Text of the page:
Even if a situationship wasn’t a good place for you to be, you can learn from it and take something away from it that will be useful in future relationships. Why did you end up in one in the first place? Was it because you didn’t know what you were worth? Were you tired of being single and decided to give them a chance because you were lonely? Whatever the cause of ending up in a situationship, you need to address it so that you don’t end up in another one in the future. Remember the red flags from this situationship too so that you’ll recognise them if they occur again. Most importantly, don’t dwell on the past. Don’t think about how that other person feels now and whether they’re missing you or want you back. It’s time to focus on the future and happy relationships to come, not to hark back to an unsatisfying situationship that caused you misery.

What About Pandemic Initiated Situationships?

The COVID pandemic and associated lockdowns has led to a number of situationships arising due to a need for company and solace in isolation. A situationship gave you both something to do and something to keep you entertained during what was a boring and stressful time. However, now that the world is starting to return to a “new” normal, it’s time to look again at that situationship.

Is it something that’s really worth pursuing? Are you actually ever going to make it as a couple? Are you actually really compatible? In the real world would you have anything at all in common? Was it all just a matter of convenience and would it be best to walk away now?

Chances are, if you haven’t admitted to each other that you’re in a relationship after everything you’ve gone through in the past few months, the chances are that you never will. It also could be that if lockdown brought you together, the release of lockdown could tear you apart.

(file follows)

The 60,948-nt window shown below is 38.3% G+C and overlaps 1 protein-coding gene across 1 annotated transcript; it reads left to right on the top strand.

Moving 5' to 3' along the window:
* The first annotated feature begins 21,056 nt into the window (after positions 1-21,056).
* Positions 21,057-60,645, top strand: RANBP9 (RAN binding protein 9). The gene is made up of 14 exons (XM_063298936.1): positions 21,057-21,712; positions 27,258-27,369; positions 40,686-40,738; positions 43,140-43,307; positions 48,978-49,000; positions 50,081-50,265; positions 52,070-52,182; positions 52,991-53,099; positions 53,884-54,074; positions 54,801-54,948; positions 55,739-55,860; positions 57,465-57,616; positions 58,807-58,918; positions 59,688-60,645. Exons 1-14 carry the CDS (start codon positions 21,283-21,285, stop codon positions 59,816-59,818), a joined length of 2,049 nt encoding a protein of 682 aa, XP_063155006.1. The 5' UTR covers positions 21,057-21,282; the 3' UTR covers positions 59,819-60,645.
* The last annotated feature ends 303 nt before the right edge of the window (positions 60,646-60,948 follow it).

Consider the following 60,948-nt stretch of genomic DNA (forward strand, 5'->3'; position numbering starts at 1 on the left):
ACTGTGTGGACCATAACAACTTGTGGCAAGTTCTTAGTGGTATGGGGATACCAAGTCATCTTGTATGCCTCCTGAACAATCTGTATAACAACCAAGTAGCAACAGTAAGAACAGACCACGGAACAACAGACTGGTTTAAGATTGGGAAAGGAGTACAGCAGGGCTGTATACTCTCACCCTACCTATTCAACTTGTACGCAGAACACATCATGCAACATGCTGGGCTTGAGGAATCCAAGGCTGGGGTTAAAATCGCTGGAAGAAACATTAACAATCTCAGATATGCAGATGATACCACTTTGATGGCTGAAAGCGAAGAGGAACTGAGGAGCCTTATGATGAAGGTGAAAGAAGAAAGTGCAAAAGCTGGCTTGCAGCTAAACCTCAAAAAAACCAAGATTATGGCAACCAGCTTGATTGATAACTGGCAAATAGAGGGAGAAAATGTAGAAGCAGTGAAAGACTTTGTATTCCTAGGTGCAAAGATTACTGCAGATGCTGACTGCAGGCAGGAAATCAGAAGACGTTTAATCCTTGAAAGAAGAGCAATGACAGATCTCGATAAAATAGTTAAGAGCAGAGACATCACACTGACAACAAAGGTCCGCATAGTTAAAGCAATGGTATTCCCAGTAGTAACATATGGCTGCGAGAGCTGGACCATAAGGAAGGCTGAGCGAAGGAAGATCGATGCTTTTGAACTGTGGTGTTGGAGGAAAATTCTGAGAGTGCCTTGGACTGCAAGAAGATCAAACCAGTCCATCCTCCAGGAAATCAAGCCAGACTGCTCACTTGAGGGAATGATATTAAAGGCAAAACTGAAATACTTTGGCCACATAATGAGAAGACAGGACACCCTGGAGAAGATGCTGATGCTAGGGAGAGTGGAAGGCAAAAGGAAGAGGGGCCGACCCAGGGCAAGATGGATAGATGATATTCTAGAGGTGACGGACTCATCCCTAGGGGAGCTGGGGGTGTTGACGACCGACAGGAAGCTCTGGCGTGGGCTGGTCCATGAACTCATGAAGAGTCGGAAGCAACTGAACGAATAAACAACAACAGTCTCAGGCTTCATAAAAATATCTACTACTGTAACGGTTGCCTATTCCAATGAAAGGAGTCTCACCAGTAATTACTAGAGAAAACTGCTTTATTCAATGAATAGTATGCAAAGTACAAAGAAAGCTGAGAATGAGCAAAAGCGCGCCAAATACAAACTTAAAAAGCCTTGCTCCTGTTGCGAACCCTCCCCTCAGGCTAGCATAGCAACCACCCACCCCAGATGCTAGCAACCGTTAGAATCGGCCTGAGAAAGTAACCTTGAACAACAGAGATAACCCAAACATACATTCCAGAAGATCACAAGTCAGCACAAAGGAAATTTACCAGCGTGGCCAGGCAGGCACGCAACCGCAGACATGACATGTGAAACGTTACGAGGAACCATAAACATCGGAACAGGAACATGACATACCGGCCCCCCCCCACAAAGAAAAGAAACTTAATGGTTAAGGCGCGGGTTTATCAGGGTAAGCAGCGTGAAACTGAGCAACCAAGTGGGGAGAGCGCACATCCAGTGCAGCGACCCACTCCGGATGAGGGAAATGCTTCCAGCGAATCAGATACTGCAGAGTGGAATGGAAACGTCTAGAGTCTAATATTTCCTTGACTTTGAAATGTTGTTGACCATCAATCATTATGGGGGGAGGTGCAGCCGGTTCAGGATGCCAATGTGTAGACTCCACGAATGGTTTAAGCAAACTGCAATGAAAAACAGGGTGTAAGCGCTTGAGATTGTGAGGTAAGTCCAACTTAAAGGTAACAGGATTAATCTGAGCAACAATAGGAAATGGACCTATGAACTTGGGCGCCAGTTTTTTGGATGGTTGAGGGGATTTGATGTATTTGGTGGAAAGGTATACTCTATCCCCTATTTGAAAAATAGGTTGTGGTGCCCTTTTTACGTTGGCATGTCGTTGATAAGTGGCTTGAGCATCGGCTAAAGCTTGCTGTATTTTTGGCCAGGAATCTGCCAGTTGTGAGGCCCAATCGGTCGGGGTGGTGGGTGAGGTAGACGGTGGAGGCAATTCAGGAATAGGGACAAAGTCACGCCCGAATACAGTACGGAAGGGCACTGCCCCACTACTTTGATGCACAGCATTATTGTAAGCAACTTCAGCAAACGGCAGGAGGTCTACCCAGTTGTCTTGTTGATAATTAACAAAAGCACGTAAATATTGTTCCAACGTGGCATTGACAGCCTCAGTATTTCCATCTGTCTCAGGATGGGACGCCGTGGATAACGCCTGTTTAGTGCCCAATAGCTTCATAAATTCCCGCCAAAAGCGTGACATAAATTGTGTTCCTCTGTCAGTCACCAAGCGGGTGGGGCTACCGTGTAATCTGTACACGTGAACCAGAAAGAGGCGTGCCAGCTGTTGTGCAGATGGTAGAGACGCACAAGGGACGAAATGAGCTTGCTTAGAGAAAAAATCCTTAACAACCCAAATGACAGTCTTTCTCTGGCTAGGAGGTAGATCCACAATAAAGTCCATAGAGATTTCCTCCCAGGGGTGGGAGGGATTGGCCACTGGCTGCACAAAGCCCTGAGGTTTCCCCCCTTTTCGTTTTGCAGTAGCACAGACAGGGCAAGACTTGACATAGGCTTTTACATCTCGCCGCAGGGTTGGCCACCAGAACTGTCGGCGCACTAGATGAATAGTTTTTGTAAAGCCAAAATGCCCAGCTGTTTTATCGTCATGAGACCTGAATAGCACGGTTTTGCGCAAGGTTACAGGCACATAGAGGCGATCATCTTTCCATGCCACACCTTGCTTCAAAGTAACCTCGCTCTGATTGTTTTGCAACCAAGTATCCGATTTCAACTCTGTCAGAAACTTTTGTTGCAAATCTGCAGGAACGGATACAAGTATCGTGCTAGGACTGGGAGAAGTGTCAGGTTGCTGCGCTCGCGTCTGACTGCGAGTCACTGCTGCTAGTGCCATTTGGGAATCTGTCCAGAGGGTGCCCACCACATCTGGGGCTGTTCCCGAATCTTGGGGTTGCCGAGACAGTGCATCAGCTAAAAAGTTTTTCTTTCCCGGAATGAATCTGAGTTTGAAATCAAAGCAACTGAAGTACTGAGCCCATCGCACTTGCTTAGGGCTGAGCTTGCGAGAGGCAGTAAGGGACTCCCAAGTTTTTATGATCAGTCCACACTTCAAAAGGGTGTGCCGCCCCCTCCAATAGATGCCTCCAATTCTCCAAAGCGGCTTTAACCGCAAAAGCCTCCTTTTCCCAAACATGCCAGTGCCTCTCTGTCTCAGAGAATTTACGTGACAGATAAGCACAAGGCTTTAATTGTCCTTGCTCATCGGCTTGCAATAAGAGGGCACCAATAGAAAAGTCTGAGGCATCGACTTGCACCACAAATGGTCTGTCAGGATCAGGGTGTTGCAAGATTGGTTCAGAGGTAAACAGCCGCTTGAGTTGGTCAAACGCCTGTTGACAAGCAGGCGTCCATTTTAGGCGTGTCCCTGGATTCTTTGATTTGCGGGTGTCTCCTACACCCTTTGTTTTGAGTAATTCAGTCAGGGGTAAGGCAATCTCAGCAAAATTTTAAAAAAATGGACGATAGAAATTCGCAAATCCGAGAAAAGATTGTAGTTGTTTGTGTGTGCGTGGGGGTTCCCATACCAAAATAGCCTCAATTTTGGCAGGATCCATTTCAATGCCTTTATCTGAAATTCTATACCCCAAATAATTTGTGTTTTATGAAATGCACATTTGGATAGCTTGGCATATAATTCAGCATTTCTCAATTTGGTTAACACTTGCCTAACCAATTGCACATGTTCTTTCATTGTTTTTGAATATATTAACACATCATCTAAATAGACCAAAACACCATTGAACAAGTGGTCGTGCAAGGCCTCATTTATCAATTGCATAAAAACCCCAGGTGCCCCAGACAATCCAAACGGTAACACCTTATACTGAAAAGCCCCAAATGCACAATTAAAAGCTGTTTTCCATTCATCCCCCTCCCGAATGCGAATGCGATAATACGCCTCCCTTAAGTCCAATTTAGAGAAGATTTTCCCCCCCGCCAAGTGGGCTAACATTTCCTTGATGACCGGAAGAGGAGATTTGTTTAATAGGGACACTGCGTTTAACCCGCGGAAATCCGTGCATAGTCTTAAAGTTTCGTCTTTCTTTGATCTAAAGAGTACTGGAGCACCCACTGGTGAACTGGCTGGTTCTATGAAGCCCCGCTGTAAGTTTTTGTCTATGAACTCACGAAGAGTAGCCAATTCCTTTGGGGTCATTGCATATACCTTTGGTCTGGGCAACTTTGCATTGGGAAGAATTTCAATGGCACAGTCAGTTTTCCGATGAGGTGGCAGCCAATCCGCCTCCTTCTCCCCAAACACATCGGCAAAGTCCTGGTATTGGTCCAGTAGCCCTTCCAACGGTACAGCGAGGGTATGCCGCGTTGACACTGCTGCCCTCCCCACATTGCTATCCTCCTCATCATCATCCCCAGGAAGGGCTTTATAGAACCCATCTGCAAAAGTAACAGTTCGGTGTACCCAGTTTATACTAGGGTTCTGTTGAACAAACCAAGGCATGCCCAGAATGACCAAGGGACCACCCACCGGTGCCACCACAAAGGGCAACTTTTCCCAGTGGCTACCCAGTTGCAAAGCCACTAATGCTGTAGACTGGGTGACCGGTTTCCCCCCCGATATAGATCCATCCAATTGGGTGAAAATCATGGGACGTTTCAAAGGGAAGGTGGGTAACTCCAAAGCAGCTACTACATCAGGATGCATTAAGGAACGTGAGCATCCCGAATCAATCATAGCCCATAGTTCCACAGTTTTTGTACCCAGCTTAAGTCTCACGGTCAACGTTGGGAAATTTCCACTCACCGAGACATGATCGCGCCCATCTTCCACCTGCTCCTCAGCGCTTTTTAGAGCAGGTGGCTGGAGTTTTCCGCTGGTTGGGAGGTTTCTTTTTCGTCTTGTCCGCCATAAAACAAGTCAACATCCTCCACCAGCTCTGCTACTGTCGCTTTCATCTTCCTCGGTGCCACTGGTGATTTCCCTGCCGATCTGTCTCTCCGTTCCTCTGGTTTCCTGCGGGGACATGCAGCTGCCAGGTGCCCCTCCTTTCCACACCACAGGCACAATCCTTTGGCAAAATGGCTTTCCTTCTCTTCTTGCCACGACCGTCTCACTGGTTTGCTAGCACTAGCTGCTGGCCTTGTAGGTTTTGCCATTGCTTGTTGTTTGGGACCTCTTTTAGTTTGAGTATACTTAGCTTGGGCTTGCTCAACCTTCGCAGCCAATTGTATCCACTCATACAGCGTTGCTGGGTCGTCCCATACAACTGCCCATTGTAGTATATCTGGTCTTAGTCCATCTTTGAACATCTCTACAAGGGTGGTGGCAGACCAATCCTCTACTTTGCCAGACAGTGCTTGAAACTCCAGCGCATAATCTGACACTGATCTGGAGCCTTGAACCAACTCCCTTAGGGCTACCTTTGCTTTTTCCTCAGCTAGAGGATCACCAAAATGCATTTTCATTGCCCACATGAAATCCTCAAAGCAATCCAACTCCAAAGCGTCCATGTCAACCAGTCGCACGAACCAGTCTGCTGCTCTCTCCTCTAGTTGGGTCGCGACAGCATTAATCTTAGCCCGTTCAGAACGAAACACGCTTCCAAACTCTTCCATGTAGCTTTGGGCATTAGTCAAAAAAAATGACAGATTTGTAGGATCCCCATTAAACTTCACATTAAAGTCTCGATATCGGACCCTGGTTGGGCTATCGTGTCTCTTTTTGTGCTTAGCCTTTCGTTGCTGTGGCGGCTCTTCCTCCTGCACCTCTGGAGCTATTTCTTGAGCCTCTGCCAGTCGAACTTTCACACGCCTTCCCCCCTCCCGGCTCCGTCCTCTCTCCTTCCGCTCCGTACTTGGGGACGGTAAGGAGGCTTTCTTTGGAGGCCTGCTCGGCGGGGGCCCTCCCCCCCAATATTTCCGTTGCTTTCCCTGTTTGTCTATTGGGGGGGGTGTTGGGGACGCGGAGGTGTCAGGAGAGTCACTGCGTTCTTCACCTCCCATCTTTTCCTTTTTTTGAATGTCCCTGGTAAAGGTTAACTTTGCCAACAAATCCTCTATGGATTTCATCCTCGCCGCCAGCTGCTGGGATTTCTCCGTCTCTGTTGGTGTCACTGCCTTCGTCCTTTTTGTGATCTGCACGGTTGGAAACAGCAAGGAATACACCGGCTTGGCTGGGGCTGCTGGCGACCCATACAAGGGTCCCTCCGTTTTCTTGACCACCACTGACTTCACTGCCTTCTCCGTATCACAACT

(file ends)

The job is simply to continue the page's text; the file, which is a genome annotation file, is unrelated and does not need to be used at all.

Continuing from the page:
If you’re ready to walk away from your lockdown situationship, all of the above steps still apply. However, you’ll need to be even more prepared for the changed world in which we find ourselves. With many of our traditional “going out” places still closed or not operating normally, you’ll have to find other ways of occupying your time and taking your mind off it. Create a routine that gives you structure and helps you to avoid falling into the trap of trying to make contact with that other person again. Come up with a project to work on, take up a new hobby, spend time with friends as much as possible and spend more time on improving yourself, perhaps through exercise, self-care or pampering yourself.

Focus on your own self-worth and self-confidence so that when you meet someone new in this post-COVID world, you’ll be ready to only accept a true relationship where the other person appreciates you for who you are as an individual and who is prepared to commit to you as their significant other rather than just as a useful person to hang out with when the going gets tough.


Dr. Carissa Coulston

Dr. Carissa Coulston

About The Author: Dr. Carissa Coulston is a Clinical Psychologist who specialises in the research and treatment of adult mental health problems including depression, mood swings, anxiety, worry and trauma. She conducts therapy with individuals as well as couples to promote better mental health, relationships and quality of life. She has written extensively on relationship psychology in addition to her 30+ publications in peer-reviewed medical journals. She is the main author of relationship articles for The Eternity Rose.